One would call this patch of the world a paradise, a paradise that is blessed with an egalitarian nature. There can never be any doubt about the liberty that Spain, known to be an openly gay-friendly country, offers to its LGBT (Lesbian, Gay, Bisexual and Transexual) community. In 2005, same-sex marriage was legalized by the Spanish court and other related rights have also been legally protected, such as all sorts of anti-discrimination, gender change and even adoption of children by same sex couples. Same-sex couples are more or less treated similarly as the heterosexual couples in Spain.
Progressive in their legal development, the Spaniards share the same sentiment with their government. According to the Pew Research Center, 88% of the Spaniards believe that society should accept homosexuality which ranks them in the highest position among the 39 countries surveyed. These statistics can be easily proved by the six-color rainbow flags blowing unperturbed in the Spanish wind around the country. Chueca, situated at the city center of Madrid, is one of the most developed, if not the largest, gay districts in Europe. Blending so well with the nearby neighborhoods, Chueca has become a symbol of the gay-friendliness of the city. This special district is not only the focal point of different gay bars and hotels but also the venue of various gay pride movements, such as the Europride and MADO (Madrid Orgullo/Madrid Pride).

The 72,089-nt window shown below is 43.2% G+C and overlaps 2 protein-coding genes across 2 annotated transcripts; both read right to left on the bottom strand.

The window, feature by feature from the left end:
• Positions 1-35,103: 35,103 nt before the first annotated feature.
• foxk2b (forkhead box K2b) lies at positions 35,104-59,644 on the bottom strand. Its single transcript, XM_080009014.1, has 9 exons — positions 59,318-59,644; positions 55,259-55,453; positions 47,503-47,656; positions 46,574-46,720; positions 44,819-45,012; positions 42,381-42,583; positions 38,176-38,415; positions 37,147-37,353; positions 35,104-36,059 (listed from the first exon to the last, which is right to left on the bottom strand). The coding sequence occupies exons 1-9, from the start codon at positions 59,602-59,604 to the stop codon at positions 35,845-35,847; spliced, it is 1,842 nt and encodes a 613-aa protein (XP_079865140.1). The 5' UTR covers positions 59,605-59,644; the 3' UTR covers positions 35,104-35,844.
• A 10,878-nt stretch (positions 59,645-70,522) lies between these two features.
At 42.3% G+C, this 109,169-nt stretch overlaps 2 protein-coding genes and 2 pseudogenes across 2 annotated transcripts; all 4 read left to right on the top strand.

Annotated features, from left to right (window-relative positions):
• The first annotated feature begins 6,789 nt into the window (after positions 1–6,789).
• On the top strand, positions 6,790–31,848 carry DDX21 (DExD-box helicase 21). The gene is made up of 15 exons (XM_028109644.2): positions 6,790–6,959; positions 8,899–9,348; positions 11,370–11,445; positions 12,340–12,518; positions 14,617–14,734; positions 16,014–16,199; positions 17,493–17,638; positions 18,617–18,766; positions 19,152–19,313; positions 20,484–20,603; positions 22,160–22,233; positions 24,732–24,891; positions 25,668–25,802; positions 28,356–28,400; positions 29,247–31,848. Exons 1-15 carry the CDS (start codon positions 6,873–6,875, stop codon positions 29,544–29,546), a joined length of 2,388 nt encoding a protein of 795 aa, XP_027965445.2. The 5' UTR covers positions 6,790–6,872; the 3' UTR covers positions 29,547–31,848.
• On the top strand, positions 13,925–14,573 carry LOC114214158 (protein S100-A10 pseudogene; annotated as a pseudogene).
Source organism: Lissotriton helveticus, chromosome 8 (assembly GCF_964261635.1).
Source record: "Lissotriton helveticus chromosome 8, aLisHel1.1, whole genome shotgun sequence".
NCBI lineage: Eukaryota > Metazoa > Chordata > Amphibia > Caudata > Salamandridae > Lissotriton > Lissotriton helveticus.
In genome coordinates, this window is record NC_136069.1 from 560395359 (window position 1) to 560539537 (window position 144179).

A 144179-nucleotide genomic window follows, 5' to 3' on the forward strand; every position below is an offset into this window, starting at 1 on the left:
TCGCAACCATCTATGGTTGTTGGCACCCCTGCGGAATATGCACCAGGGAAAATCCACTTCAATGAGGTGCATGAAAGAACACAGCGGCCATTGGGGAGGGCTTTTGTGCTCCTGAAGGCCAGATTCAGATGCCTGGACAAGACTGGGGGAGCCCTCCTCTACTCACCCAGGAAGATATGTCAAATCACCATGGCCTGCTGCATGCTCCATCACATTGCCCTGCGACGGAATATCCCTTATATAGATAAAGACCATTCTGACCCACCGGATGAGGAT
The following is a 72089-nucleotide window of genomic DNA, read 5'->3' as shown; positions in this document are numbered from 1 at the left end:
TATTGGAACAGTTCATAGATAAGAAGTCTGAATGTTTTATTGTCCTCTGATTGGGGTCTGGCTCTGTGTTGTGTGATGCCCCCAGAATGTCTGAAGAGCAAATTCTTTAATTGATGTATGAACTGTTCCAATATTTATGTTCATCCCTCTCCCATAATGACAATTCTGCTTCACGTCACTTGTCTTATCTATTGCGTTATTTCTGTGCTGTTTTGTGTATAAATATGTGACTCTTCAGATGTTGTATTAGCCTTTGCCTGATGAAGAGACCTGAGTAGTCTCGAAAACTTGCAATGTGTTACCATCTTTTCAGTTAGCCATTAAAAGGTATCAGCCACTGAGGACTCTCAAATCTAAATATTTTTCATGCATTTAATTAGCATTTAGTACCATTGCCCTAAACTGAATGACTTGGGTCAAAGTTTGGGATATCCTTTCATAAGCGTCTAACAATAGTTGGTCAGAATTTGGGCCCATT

In 2007, Madrid gained the right to host the Europride and attracted 2,500,000 participants, making it the most attended gay-pride parade ever. On a smaller scale, yet no less significantly, the MADO is an important annual event for the Madrid LGBT community. Bursting with local pride, MADO is co-organized by COGAM, AEGAL and FELGTB which includes a series of infectiously exultant street events such as concerts, parades and other performances. These events are not simply meant to celebrate the LGBT culture but also to convey a deeper message: to create awareness of and promote tolerance towards minority groups. ¨The Gay Pride plays an important role in promoting gay-friendliness in the society¨ said Andrea Puggelli of the Cultural arm of COGAM. ¨It makes the public participate, the result of which endeavor is quite significant.¨